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Ravell Call, Deseret News
Harry Miller, right, holds an order of factual innocence as he speaks in a press conference in Salt Lake City, Monday, Sept. 12, 2011. Miller was found factually innocent of the robbery for which he was convicted eight years ago. At left is Jensie Anderson, president of Rocky Mountain Innocence Center.

SALT LAKE CITY — Harry Miller won't be 58 for another week, but on Monday, when a judge signed an order making him an innocent man, it felt like a gift.

"I got a birthday coming up," Miller said. "I feel like I could celebrate my birthday today. I'm grateful I'm alive."

Miller, who was convicted of aggravated robbery in 2003, was sentenced to five years to life in prison for a robbery that occurred at a Salt Lake City convenience store just days after Miller suffered a temporarily paralyzing stroke in Louisiana.

At trial, jurors never heard testimony from family members and in-home nurses who said that Miller didn't leave the state following the stroke, as he couldn't climb stairs following the stroke and struggled to walk a few blocks. Miller was charged in connection with a crime that occurred less than two weeks after the stroke. 

He spent 3 ½ years in prison before he was released, and it would be another two years before the Utah Court of Appeals would reverse the conviction and call for a rehearing.

The state dismissed the charges and eventually, for the first time in state history, stipulated to Miller's factual innocence. Third District Judge Royal Hansen signed the innocence order Monday.

Miller is the second person to be exonerated under a 2009 state statute that allows for a determination of factual innocence when there is clear and convincing evidence the crime was not committed by the accused person — even if it is not DNA evidence. Under the statute, Miller will receive $124,000.

"I'm going back to Louisiana, buy me a house, try to enjoy my life," Miller said. "I'll start a new life. A better life."

He said he'll return to his home state, where his two daughters and their children live near New Orleans, in November.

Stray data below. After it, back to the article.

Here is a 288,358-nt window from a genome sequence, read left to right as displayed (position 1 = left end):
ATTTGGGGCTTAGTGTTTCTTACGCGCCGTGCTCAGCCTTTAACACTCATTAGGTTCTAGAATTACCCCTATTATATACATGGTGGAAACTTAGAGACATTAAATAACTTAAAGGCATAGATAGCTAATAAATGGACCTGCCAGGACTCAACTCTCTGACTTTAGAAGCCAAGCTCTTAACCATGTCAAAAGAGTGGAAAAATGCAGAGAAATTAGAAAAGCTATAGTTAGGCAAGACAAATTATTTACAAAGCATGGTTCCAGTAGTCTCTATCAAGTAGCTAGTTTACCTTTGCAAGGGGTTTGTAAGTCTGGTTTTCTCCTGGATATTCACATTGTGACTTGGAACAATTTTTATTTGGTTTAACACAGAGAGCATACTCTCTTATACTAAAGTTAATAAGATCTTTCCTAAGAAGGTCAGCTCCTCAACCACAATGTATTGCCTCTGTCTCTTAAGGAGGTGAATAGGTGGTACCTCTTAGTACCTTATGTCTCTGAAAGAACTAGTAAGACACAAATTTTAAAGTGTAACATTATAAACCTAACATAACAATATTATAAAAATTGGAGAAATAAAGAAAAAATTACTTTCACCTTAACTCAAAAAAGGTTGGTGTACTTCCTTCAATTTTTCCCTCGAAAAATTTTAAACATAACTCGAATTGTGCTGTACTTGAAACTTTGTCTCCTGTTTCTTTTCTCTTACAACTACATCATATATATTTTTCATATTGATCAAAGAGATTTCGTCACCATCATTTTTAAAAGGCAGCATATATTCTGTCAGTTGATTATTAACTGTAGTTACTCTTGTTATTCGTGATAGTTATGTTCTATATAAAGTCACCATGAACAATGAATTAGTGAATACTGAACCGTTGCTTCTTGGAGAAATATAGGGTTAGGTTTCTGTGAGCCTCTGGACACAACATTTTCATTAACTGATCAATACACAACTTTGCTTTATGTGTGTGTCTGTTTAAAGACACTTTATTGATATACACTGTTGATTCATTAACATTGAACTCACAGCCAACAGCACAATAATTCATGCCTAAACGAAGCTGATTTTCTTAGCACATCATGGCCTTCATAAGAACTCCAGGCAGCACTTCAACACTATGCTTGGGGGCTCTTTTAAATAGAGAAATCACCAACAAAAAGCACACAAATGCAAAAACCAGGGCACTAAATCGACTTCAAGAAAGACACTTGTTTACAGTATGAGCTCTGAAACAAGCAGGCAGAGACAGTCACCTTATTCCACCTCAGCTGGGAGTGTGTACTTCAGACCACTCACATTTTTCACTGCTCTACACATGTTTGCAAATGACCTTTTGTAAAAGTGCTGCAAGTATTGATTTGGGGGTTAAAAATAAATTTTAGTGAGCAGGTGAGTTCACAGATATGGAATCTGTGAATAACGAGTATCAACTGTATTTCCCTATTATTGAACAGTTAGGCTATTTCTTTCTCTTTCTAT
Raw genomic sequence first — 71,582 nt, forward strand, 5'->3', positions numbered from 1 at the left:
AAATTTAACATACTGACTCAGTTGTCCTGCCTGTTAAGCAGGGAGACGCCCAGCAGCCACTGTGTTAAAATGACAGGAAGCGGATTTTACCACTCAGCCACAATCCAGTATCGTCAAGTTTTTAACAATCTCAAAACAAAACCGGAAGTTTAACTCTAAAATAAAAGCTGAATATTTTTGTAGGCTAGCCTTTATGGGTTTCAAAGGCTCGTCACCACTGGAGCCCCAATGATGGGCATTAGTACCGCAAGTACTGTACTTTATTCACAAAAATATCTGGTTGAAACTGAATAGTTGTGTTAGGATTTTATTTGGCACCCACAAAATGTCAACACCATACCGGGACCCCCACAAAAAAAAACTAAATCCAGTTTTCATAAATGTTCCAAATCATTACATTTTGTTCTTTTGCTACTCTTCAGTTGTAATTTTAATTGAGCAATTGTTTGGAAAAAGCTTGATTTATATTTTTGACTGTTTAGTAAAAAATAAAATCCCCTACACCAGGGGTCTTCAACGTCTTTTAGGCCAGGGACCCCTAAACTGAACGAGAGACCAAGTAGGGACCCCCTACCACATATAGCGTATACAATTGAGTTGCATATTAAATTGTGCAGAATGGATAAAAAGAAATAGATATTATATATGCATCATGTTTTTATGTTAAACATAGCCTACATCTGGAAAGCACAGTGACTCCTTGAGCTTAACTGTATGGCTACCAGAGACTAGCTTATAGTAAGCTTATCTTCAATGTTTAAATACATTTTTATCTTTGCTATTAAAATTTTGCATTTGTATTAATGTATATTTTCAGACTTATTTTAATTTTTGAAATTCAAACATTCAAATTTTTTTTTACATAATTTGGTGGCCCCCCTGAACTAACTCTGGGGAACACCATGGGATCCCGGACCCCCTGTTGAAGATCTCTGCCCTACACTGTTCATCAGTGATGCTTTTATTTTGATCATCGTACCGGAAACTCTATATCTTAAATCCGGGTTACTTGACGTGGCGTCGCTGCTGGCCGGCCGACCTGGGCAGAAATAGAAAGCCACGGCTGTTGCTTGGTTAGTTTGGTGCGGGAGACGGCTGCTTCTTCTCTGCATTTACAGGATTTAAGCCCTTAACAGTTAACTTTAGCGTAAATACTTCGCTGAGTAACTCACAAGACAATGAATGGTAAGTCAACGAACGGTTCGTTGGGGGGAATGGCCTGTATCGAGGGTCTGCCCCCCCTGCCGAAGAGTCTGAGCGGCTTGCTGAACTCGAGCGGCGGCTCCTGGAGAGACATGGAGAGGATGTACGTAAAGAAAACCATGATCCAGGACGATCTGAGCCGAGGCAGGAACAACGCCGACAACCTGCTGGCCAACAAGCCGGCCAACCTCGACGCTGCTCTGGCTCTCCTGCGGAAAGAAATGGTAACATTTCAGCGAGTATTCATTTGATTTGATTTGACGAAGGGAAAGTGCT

"I'm going to live my life the way I want to live it — like an old man, enjoying my grandkids," Miller said. "That's something I really want to do."

The three-plus years Miller spent in prison was difficult, which he noted probably wasn't unique. "Prison ain't no good," he said. "Not for nobody."

But as time went on, he began to lose hope. His family was out of state and he worried the distance would leave him forgotten.

"I was thinking I'm probably never going to get out because I'm so far from home," Miller said.

In 2009, Miller told the Deseret News that he still felt "locked up" as he struggled to find work, gain the determination of innocence and be compensated for the time that he lost. Monday was a different story.

"I feel good," he said countless times. "I feel like I got a lot of weight off of my shoulders. My mind, too."

Miller had high praise for those with the Rocky Mountain Innocence Center, who saw the exoneration through. The center's president, Jensie Anderson, said there were "problems all along" in Miller's case.

"This case never should have gone to trial," she said. The major takeaway being the "fallibility" of eyewitness testimony, which is often convincing for jurors but weak as far as evidence goes. In Miller's case, the woman who was robbed at knifepoint identified Miller as the perpetrator three years after the incident. At the time she was robbed, she said the man was 18 to 21 years old and physically fit. Miller was 47.

"When a victim of a crime looks into a courtroom and says, 'That's the person who robbed me,' that kind of testimony has incredible strength," Anderson said. "We need to find ways to improve the system."

She said the most conservative estimate has the conviction rate of innocent people at 1 percent. Some experts put the number closer to 10 percent. Of the DNA exonerations thus far in the nation, 77 percent have involved eyewitness testimony.

"We don’t believe this was an eyewitness that did anything purposeful or malicious," Anderson clarified, but added that their identifications need to be evaluated early on. "It was on that identification that he was convicted."

Miller said he doesn't necessarily have any anger toward the state of Utah, but thinks its laws should be changed. He didn't specify as to how, but he pointed out the impact of the 2009 change that allowed for a determination of his innocence.

"They made one change in the law and they help out two people," Miller said. "Maybe they could change more."

For the time being, Miller is working part-time doing landscaping and grounds keeping work for Salt Lake County. He'll keep doing that until he can return to Louisiana.

"I got other things I have to do," he said. "When I leave here, I want to be nice and clean."

E-mail: emorgan@desnews.com Twitter: DNewsCrimeTeam